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“the doctors’ choice is america’s choice”
IN 1946, THE RJ REYNOLDS Tobacco Company initiated a major new advertising campaign for Camels, one of the most popular brands in the United States. Working to establish dominance in a highly competitive market, Reynolds centered their new campaign on the memorable slogan, “ More doctors smoke Camels than any other cigarette.” This phrase would be the mainstay of their advertising for the next 6 years. Touting surveys conducted by “ three leading independent research organizations,” one typical advertisement proclaimed that according to “ nationwide” surveys of 113597 doctors “ from every branch of medicine,” Camel was the brand smoked by most respondents. It also asserted that this statistic was an “ actual fact,” not a “ casual claim.”
In reality, this “ independent” surveying was conducted by RJ Reynolds’ s advertising agency, the William Esty Company, whose employees questioned physicians about their smoking habits at medical conferences and in their offices. It appears that most doctors were surveyed about their cigarette brand of choice just after being provided complimentary cartons of Camels.1
Even without the suspect nature of the data used in the “ More Doctors” campaign, the frequent appearance of physicians in advertisements for cigarettes in this and many other ad campaigns is both striking and ironic from the vantage point of the early 21st century. Any association between physicians and cigarettes— the leading cause of death in the United States— is jarring given our current scientific knowledge about the relationship of smoking to disease and the fact that fewer than 4% of physicians in the United States now smoke.2
In 1930s and 1940s, however, smoking had become the norm for both men and women in the United States— and a majority of physicians smoked.3 At the same time, however, rising public and scientific anxiety existed about cigarettes’ risks to health, creating concern among the tobacco companies. The physician constituted an evocative, reassuring figure to include in their advertisements. In retrospect, these advertisements are a powerful reminder of the cultural authority physicians and medicine held in American society during the mid 20th century, and the manner in which tobacco executives aligned their product with that authority.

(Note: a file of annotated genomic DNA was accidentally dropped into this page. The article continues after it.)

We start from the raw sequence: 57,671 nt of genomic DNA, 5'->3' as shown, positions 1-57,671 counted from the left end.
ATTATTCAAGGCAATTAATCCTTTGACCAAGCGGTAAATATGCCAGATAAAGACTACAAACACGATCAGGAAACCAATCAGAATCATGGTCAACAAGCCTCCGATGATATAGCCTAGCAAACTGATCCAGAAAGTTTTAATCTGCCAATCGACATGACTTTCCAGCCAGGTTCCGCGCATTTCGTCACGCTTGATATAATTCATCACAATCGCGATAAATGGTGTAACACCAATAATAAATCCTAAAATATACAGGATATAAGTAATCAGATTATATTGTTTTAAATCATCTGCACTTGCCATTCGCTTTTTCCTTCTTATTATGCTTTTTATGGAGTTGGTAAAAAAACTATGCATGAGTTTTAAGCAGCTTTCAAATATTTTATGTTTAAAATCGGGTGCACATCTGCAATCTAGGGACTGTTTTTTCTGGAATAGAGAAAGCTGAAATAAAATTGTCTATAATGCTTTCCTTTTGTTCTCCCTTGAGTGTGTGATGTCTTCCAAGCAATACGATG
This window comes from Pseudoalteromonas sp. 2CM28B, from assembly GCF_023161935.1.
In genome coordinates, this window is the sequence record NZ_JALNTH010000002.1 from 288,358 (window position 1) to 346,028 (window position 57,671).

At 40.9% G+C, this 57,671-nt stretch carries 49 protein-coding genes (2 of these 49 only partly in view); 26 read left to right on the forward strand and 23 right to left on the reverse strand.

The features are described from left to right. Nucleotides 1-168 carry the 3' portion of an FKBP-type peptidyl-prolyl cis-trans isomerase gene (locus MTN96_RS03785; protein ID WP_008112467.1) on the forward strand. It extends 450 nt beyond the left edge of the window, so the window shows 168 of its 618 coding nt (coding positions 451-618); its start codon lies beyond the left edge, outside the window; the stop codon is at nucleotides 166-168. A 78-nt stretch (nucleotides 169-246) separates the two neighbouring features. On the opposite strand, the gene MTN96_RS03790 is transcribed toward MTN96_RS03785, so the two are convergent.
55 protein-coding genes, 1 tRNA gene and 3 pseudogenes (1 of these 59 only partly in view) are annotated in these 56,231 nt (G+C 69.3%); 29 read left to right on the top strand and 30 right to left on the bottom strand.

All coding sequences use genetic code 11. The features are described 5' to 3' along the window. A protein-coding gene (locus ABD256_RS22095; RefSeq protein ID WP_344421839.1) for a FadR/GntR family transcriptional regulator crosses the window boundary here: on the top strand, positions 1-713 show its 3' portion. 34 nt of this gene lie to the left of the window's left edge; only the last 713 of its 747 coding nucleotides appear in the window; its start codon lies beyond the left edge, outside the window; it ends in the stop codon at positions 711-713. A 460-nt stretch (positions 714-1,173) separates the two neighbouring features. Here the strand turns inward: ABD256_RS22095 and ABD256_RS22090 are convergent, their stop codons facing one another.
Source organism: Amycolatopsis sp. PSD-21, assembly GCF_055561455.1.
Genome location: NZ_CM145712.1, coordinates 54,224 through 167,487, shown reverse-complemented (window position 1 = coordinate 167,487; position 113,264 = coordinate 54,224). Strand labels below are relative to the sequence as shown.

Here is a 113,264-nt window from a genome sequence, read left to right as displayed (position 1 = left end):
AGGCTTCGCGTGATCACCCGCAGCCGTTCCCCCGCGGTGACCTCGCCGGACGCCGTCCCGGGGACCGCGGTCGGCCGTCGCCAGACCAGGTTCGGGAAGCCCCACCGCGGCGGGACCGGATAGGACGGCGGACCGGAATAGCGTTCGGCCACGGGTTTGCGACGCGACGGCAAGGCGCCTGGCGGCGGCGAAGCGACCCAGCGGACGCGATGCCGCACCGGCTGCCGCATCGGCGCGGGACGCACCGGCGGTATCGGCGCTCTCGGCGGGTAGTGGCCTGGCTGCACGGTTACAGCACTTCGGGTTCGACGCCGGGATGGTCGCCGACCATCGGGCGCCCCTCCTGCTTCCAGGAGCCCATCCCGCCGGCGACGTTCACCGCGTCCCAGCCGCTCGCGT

Even before modern epidemiological research would demonstrate the health risks of smoking at mid century, there had already arisen considerable concern about the health impact of cigarette use.4 Questions of the moral and health consequences of cigarette smoking that had been prevalent at the beginning of the 20th century still lingered. Although many physicians were unconvinced by this older research, some had begun to recognize a disturbing increase in lung cancer, and some had also started to consider the respiratory and cardiovascular effects of smoking. A common theory held that cancer resulted from chronic irritation to the affected tissue, and many wondered whether cigarette smoke “ irritated” lung tissue in this manner.5
Well aware of these concerns— and their impact on cigarette sales— the tobacco companies devised advertising and marketing strategies to (1) reassure the public of the competitive health advantages of their brands, (2) recruit physicians as crucial allies in the ongoing process of marketing tobacco, and (3) maintain the salience of individual clinical judgments about the health effects of smoking in the face of categorical scientific findings.
These elements would be of growing importance as the health effects of smoking came to be more fully elucidated. One aspect of these promotional strategies was to refer directly to physicians in both images and words. We explored how physicians were depicted in these advertisements and how the ad campaigns developed as health evidence implicating cigarette smoking accumulated by the early 1950s.